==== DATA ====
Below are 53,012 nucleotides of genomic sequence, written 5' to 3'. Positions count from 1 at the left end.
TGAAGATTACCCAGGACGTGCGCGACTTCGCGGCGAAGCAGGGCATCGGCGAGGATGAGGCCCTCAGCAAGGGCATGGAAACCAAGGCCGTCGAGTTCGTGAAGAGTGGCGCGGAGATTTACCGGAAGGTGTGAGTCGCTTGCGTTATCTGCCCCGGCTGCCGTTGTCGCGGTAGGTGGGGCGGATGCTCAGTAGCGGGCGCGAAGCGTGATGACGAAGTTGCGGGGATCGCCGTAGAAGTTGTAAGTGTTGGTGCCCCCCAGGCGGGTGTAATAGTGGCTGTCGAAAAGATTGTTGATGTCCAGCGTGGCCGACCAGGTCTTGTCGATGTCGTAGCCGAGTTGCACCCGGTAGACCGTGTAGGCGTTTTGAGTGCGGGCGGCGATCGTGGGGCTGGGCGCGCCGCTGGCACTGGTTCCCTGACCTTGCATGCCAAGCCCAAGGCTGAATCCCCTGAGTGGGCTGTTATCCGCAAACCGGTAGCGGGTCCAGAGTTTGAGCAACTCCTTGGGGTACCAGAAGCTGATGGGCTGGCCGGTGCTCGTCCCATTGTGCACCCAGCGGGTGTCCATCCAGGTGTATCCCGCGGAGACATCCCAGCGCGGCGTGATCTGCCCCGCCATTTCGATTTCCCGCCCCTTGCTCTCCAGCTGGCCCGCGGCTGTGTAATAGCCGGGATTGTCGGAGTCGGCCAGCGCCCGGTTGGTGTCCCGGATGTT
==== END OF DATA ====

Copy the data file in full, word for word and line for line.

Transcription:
Below are 53,012 nucleotides of genomic sequence, written 5' to 3'. Positions count from 1 at the left end.
TGAAGATTACCCAGGACGTGCGCGACTTCGCGGCGAAGCAGGGCATCGGCGAGGATGAGGCCCTCAGCAAGGGCATGGAAACCAAGGCCGTCGAGTTCGTGAAGAGTGGCGCGGAGATTTACCGGAAGGTGTGAGTCGCTTGCGTTATCTGCCCCGGCTGCCGTTGTCGCGGTAGGTGGGGCGGATGCTCAGTAGCGGGCGCGAAGCGTGATGACGAAGTTGCGGGGATCGCCGTAGAAGTTGTAAGTGTTGGTGCCCCCCAGGCGGGTGTAATAGTGGCTGTCGAAAAGATTGTTGATGTCCAGCGTGGCCGACCAGGTCTTGTCGATGTCGTAGCCGAGTTGCACCCGGTAGACCGTGTAGGCGTTTTGAGTGCGGGCGGCGATCGTGGGGCTGGGCGCGCCGCTGGCACTGGTTCCCTGACCTTGCATGCCAAGCCCAAGGCTGAATCCCCTGAGTGGGCTGTTATCCGCAAACCGGTAGCGGGTCCAGAGTTTGAGCAACTCCTTGGGGTACCAGAAGCTGATGGGCTGGCCGGTGCTCGTCCCATTGTGCACCCAGCGGGTGTCCATCCAGGTGTATCCCGCGGAGACATCCCAGCGCGGCGTGATCTGCCCCGCCATTTCGATTTCCCGCCCCTTGCTCTCCAGCTGGCCCGCGGCTGTGTAATAGCCGGGATTGTCGGAGTCGGCCAGCGCCCGGTTGGTGTCCCGGATGTT